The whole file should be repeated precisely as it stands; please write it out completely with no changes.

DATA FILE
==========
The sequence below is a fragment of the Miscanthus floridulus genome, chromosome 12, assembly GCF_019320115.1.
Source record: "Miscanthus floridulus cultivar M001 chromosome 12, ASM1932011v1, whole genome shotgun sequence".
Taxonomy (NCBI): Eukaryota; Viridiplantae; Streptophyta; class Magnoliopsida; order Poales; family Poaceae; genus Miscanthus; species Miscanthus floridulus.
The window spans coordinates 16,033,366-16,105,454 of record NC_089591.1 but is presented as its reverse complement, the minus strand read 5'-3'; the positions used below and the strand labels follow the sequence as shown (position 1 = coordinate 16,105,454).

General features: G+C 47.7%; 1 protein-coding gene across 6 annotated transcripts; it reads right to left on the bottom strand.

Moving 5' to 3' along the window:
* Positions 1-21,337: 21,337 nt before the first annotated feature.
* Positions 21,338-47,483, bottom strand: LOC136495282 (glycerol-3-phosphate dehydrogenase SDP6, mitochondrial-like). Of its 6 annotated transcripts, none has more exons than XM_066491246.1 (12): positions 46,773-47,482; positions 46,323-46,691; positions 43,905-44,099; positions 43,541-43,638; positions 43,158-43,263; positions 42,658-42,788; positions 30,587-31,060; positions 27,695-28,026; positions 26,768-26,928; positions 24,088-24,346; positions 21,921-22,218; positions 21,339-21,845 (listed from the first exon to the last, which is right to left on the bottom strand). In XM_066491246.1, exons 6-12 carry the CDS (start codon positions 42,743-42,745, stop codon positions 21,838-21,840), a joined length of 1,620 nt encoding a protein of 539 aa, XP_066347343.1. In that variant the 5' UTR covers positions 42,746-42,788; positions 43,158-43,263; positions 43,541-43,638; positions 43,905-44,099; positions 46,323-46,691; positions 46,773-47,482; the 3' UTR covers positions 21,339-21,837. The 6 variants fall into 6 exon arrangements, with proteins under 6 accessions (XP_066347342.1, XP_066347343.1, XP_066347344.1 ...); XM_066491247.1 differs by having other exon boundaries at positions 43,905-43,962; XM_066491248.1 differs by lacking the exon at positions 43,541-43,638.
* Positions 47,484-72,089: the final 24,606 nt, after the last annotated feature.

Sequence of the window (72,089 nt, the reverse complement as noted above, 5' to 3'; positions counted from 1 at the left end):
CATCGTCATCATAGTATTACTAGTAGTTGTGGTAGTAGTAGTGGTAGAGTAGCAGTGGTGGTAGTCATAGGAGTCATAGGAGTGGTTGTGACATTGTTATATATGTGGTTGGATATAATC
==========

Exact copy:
The sequence below is a fragment of the Miscanthus floridulus genome, chromosome 12, assembly GCF_019320115.1.
Source record: "Miscanthus floridulus cultivar M001 chromosome 12, ASM1932011v1, whole genome shotgun sequence".
Taxonomy (NCBI): Eukaryota; Viridiplantae; Streptophyta; class Magnoliopsida; order Poales; family Poaceae; genus Miscanthus; species Miscanthus floridulus.
The window spans coordinates 16,033,366-16,105,454 of record NC_089591.1 but is presented as its reverse complement, the minus strand read 5'-3'; the positions used below and the strand labels follow the sequence as shown (position 1 = coordinate 16,105,454).

General features: G+C 47.7%; 1 protein-coding gene across 6 annotated transcripts; it reads right to left on the bottom strand.

Moving 5' to 3' along the window:
* Positions 1-21,337: 21,337 nt before the first annotated feature.
* Positions 21,338-47,483, bottom strand: LOC136495282 (glycerol-3-phosphate dehydrogenase SDP6, mitochondrial-like). Of its 6 annotated transcripts, none has more exons than XM_066491246.1 (12): positions 46,773-47,482; positions 46,323-46,691; positions 43,905-44,099; positions 43,541-43,638; positions 43,158-43,263; positions 42,658-42,788; positions 30,587-31,060; positions 27,695-28,026; positions 26,768-26,928; positions 24,088-24,346; positions 21,921-22,218; positions 21,339-21,845 (listed from the first exon to the last, which is right to left on the bottom strand). In XM_066491246.1, exons 6-12 carry the CDS (start codon positions 42,743-42,745, stop codon positions 21,838-21,840), a joined length of 1,620 nt encoding a protein of 539 aa, XP_066347343.1. In that variant the 5' UTR covers positions 42,746-42,788; positions 43,158-43,263; positions 43,541-43,638; positions 43,905-44,099; positions 46,323-46,691; positions 46,773-47,482; the 3' UTR covers positions 21,339-21,837. The 6 variants fall into 6 exon arrangements, with proteins under 6 accessions (XP_066347342.1, XP_066347343.1, XP_066347344.1 ...); XM_066491247.1 differs by having other exon boundaries at positions 43,905-43,962; XM_066491248.1 differs by lacking the exon at positions 43,541-43,638.
* Positions 47,484-72,089: the final 24,606 nt, after the last annotated feature.

Sequence of the window (72,089 nt, the reverse complement as noted above, 5' to 3'; positions counted from 1 at the left end):
CATCGTCATCATAGTATTACTAGTAGTTGTGGTAGTAGTAGTGGTAGAGTAGCAGTGGTGGTAGTCATAGGAGTCATAGGAGTGGTTGTGACATTGTTATATATGTGGTTGGATATAATC